Big 12 Media Days Football

Oklahoma State linebacker Malcolm Rodriguez speaks to student reporters in between media interviews during the NCAA college football Big 12 media days Thursday in Arlington, Texas. 

ARLINGTON, Texas — Malcolm Rodriguez, the former Wagoner star turned Oklahoma State defensive stalwart, is hopeful his decision to come back to Stillwater for a super senior season will not be the last return he makes in 2021.

Specifically, the vision is a return trip to AT&T Stadium, site of this week’s Big 12 Media Days. Rodriguez, quarterback Spencer Sanders and coach Mike Gundy represented the Cowboys. 

However, if Rodriguez and his teammates are able to return here, it won’t be for the Mexican food served for lunch here Thursday afternoon. He pointed out that his mom, Shanna, set the bar pretty high for Mexican fare.

No, it’ll be for a trip to Big 12 Championship Game in December. After Oklahoma, the clear frontrunner for, ahem, a return to the title game, the field appears to be wide open. 

That’s one of a number of very good reasons he decided to take the NCAA up on an extra year of eligibility they granted all athletes because of a sports school year interrupted by the Covid pandemic.

“Call me ‘old’ at 22,” joked Rodriguez, a second-team All-Big 12 selection two years running, flashing that bright smile. “No, a lot of guys were coming back. We’ll have eight of 11 (on defense) returning. I feel like we still have more to improve on.

"I wanted to come back and get that chemistry together. And I love Oklahoma State. It’s been fun since I’ve been here, making a lot of memories here.”

Rodriguez was one of six Oklahoma State seniors from 2020 who elected to play an extra season. Perhaps the best lure for returning was that his best buddy, defensive end Brock Martin, a redshirt senior, will also be there. 

As has been well-documented, Rodriguez knows something about winning. Under coach Dale Condict, Rodriguez had a legendary run at Wagoner, leading the Bulldogs to three consecutive state titles as the starting quarterback. Wagoner didn’t lose a game his last two seasons. As a defensive back, he was recognized as one of the top defenders in Oklahoma. And as a wrestler, Rodriguez won two state titles.

His countenance seemed to turn bashful talking about those years.

“I had a good couple of years there,” he said, blushing.

On a bigger stage now, he returns as one of the Cowboys’ most important players in the middle of the field as a linebacker. Only offensive lineman Josh Sills has more career starts, 35, than Rodriguez’s 34, the most on the defensive side of the ball.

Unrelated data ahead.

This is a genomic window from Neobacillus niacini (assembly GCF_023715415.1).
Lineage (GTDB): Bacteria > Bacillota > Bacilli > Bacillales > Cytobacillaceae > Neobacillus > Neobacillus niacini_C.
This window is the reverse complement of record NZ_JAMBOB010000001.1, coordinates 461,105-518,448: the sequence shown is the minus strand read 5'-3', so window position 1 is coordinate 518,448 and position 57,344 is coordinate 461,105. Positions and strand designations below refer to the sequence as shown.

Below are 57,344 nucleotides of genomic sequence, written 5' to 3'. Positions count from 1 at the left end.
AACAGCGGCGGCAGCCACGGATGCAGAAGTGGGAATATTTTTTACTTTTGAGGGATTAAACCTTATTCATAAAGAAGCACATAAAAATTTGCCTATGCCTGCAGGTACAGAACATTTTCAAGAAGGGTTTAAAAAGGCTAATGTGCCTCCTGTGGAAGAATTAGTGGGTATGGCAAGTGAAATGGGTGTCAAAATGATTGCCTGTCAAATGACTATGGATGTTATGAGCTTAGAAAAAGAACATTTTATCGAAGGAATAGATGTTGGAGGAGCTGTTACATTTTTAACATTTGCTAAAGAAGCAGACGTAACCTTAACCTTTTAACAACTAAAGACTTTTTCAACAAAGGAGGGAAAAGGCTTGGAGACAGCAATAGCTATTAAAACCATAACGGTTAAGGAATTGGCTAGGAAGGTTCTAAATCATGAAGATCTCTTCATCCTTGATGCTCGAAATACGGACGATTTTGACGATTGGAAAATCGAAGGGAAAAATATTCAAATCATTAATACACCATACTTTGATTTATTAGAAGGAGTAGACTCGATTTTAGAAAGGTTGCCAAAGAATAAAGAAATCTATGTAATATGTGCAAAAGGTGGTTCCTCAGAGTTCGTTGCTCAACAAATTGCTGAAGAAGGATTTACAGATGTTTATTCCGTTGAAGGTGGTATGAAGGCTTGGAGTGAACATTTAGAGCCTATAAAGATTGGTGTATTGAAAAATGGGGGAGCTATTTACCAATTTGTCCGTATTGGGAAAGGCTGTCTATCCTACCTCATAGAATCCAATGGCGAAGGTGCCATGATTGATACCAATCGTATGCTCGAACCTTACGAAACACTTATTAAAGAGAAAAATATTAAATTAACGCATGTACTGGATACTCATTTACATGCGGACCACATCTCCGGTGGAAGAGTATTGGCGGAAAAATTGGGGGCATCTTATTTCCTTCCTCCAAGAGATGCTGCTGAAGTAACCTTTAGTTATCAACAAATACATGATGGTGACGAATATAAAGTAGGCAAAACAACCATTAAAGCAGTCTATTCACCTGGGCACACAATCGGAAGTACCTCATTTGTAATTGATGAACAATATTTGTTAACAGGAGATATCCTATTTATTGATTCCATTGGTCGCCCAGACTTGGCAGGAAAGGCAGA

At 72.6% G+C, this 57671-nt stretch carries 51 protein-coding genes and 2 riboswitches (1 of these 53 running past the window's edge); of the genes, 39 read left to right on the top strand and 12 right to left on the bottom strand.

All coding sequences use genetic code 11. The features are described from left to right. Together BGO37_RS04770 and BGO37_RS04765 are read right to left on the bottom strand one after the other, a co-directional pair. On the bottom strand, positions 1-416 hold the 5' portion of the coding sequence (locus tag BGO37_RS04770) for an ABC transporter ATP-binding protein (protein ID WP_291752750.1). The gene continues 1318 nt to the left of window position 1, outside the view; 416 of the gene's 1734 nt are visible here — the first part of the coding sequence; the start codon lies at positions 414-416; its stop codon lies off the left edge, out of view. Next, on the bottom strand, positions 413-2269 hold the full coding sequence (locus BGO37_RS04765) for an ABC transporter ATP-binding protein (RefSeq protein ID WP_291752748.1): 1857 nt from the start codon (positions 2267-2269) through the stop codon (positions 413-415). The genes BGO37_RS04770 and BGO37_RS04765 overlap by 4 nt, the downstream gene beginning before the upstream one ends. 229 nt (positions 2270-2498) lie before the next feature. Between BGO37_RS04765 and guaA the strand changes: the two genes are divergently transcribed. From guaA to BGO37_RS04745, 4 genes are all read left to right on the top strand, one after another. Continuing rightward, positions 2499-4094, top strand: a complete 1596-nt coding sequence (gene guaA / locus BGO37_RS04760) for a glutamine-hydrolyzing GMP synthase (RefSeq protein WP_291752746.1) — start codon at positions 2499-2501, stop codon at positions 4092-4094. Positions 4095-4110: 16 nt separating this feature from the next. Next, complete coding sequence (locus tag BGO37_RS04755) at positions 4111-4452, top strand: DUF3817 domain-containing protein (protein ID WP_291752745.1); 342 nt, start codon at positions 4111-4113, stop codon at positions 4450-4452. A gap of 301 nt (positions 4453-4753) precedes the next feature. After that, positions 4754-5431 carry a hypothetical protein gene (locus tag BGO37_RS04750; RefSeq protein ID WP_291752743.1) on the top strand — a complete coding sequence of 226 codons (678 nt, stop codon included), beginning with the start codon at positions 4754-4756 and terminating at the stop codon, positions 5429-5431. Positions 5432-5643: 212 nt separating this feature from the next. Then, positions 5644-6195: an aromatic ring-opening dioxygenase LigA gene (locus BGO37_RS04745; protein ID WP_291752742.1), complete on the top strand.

No Power Five linebacker had more solo tackles than Rodriguez in 2020. His 58 led all Big 12 players and ranked seventh in FBS. It’s why he will almost assuredly find his name on the Butkus Award watch list – awarded to college football’s best linebacker -- when it is released on July 26. 

“He is a special young man,” said coach Mike Gundy, who’s effusive about his linebacker. “We’ve had tons of quality young men come through our organization. That’s why we’ve had so much success for 17 years. But then we’ve had some that affect the culture, the coaches, the players, the fans. Malcolm is one of those.”

During Big 12 Media Days, Rodriguez also took the time to engage youth connected with a special “Kid Reporter” program set up by the conference.

Even with his success at Wagoner and status as a four-star athlete as a high school senior, Rodriguez was lightly recruited, Gundy reminded.

“But here’s what he did,” Gundy gushed. “He’s like a coach’s dream because he comes in and works hard, he’s unselfish, he’s productive and he’s humble. He’s stayed that way over a long period of time.

"Unfortunately, some young people today — and I try to instill this to my boys at home all the time — you’re only as good as your next day. Because of social media, because of all the different areas and resources of people soliciting themselves, he’s pretty rare. He’s the same all the time. He’s reliable.”

Returning for an extra year will ensure Rodriguez earns his degree in communications. He said he is set to finish this semester. That’s a big deal to him. But an extra season will also give him another opportunity to show NFL scouts that he can play bigger than his 5-foot-11, 225-pound frame. 

It is, Gundy said, one more year to mature and develop and show different skills on the field. 

That’s not Rodriguez’s focus as he enters his final year. Neither, he said, are any potential endorsement deals make possible through U.S. Supreme Court decision.

His team is his only priority.

“He’s a great leader for us,” Gundy said. “He’ll vocally lead, which is important, but he also leads by example.

"A lot of people say you can be a quiet leader if you lead by example. If you study, particularly the Navy Seals, they’ll tell you that’s not true; you have to vocally lead and then by example. He falls in that category.”

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